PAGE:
by Sean, staff writer of japan-guide.com
2012/12/11 - Autumn Color Report: Tokyo
My first stop was at Rikugien, one of the most beautiful landscape gardens in Tokyo. While most of the trees were at their peak here when Scott visited last week, today I found that many trees close to the pond and around Fujishirotoge Hill to have dried up leaves waiting to fall soon. The situation was better at the Maple Tree Canal close to Tsutsuji Chaya, where there were still many maple trees with saturated warm colors, although past their absolute best. I am afraid good autumn views here may not last into the weekend.
My next stop was at Shinjuku Gyoen, one of the most popular autumn color spots and cherry blossom viewing locations in Tokyo. In accordance to what Scott had observed last week, many maple trees at the Japanese Garden of the park have already lost most of their colorful leaves by this time.
Visitors over the next couple of days may like to check out the park's Momijiyama (Maple Mountain), which has the highest concentration of autumn colors at the moment. Views here were still pleasant, although many trees were starting to shed leaves in numbers as well.
I then stopped by at the Institute for Nature Study, a botanical garden/nature park located in southern Tokyo. The park had a wide range of flora and fauna, and it was interesting to see the mix of deciduous trees offering autumn colors and sub-tropical plants. I was pleasantly surprised that pockets of maple trees at the park were at their very vibrant best; a new destination on our list for one of Tokyo's later autumn color spots.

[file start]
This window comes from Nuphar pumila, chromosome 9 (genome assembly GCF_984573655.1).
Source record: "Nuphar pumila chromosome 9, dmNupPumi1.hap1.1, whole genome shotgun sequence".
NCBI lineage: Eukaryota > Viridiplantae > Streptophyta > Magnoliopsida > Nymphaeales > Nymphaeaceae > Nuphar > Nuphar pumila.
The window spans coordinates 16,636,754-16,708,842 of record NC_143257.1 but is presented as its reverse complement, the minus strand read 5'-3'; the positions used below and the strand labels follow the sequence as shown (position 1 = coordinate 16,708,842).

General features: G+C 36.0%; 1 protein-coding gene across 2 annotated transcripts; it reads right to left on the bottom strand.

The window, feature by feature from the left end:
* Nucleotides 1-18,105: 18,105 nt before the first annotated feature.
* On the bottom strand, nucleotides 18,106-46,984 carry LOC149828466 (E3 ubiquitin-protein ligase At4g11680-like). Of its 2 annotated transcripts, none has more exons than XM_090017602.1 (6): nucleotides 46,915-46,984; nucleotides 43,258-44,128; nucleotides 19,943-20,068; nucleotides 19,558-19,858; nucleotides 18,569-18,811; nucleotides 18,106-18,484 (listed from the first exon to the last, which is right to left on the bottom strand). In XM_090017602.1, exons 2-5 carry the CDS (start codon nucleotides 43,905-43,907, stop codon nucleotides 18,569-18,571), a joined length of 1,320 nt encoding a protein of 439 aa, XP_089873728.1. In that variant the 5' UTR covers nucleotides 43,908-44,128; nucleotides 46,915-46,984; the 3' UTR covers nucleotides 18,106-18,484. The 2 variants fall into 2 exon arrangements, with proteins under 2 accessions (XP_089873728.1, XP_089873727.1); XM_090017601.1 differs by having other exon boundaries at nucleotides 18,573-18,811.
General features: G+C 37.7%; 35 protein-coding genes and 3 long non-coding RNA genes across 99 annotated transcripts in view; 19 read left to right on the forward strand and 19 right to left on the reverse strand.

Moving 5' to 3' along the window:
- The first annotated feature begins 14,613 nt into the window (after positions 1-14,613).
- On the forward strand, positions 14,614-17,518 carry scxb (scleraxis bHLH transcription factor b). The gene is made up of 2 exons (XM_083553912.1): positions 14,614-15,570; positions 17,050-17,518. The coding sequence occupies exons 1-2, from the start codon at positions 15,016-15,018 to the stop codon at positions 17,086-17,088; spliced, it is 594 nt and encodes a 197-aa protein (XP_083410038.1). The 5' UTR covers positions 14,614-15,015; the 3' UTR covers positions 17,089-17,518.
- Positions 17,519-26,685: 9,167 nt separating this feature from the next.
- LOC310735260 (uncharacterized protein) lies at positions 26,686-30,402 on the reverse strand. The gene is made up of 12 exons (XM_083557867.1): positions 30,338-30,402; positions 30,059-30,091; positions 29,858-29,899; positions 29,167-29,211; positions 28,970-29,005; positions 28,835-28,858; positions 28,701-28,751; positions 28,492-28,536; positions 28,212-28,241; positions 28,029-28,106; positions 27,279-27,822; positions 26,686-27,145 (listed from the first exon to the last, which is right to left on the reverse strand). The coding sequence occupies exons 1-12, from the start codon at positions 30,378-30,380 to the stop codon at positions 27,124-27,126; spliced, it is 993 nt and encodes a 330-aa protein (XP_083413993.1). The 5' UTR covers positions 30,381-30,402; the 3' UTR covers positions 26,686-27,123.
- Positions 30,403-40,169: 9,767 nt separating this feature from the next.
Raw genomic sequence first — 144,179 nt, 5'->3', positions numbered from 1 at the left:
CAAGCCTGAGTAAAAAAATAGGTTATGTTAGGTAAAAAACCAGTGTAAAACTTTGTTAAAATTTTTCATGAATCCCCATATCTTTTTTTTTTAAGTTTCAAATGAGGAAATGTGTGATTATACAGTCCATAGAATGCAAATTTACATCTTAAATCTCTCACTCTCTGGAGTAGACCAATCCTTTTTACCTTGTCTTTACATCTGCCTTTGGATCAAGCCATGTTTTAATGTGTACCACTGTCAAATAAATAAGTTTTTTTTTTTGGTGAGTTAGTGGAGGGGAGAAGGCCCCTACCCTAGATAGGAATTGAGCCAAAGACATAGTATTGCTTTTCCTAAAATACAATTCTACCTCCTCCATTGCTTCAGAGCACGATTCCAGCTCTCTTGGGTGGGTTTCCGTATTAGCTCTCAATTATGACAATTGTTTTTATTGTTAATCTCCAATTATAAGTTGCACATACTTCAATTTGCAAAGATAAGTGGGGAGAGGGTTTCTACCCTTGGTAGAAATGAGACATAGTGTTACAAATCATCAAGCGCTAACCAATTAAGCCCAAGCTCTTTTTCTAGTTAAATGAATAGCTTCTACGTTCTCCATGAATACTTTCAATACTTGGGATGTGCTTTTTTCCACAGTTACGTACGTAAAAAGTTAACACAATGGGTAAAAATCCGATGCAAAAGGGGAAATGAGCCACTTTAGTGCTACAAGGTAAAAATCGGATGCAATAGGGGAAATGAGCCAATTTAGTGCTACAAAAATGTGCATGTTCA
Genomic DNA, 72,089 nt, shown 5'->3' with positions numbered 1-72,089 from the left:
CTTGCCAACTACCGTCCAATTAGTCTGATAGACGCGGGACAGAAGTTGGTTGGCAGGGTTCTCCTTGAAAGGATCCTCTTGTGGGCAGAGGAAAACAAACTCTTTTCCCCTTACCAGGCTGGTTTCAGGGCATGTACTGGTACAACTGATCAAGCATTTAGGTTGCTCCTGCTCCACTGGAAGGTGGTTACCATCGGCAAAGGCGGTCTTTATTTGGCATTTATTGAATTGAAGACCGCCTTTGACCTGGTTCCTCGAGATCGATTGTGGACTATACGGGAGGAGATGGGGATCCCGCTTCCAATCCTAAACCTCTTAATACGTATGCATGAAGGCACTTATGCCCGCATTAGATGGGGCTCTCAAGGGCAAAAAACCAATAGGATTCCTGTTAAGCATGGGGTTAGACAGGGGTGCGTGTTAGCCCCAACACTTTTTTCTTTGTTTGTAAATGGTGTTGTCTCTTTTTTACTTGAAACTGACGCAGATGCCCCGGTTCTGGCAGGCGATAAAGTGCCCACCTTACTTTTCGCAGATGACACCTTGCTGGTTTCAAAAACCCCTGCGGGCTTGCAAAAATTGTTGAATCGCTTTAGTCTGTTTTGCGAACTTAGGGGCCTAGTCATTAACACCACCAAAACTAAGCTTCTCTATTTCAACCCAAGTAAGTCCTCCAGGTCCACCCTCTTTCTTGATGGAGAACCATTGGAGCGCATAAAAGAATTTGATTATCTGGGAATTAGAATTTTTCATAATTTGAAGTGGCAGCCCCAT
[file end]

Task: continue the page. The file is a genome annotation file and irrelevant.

My final destination for the day was Happoen, a garden-restaurant-teahouse hybrid, about 15 minutes on foot from the Institute of Nature Study. Interestingly, here there was a mixture of totally barren trees and maples at the later stages of their peak. Autumn colors may last for a few more days at Happoen, and the garden also offers some other man-made views; of ponds, bonsai and landscaped scenery.
This concludes our last autumn report for 2012. On behalf of the japan-guide team, we would like to thank our readers for tuning in over the past month or two. We will be visiting some of the locations that I have visited today in about three months for next year's cherry blossom season. Like this magnolia tree that I spotted at Shinjuku Gyoen today, the last leaves fall but the buds start to grow: an endless cycle of beautiful life.